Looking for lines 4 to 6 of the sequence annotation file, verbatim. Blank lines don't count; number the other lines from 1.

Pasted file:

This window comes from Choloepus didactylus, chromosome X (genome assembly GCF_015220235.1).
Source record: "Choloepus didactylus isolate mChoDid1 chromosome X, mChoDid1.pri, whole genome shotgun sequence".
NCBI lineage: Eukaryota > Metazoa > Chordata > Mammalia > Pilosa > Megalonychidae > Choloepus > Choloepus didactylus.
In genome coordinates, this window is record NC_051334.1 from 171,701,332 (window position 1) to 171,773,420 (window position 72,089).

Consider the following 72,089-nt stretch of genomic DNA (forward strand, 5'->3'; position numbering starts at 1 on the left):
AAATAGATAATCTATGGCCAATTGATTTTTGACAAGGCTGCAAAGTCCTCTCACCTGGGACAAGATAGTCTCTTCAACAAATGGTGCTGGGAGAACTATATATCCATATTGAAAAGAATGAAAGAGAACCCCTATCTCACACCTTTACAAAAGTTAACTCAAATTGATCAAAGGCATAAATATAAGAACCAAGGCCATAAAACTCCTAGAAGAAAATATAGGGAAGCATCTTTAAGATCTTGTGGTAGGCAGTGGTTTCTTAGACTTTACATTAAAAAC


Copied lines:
In genome coordinates, this window is record NC_051334.1 from 171,701,332 (window position 1) to 171,773,420 (window position 72,089).

Consider the following 72,089-nt stretch of genomic DNA (forward strand, 5'->3'; position numbering starts at 1 on the left):
AAATAGATAATCTATGGCCAATTGATTTTTGACAAGGCTGCAAAGTCCTCTCACCTGGGACAAGATAGTCTCTTCAACAAATGGTGCTGGGAGAACTATATATCCATATTGAAAAGAATGAAAGAGAACCCCTATCTCACACCTTTACAAAAGTTAACTCAAATTGATCAAAGGCATAAATATAAGAACCAAGGCCATAAAACTCCTAGAAGAAAATATAGGGAAGCATCTTTAAGATCTTGTGGTAGGCAGTGGTTTCTTAGACTTTACATTAAAAAC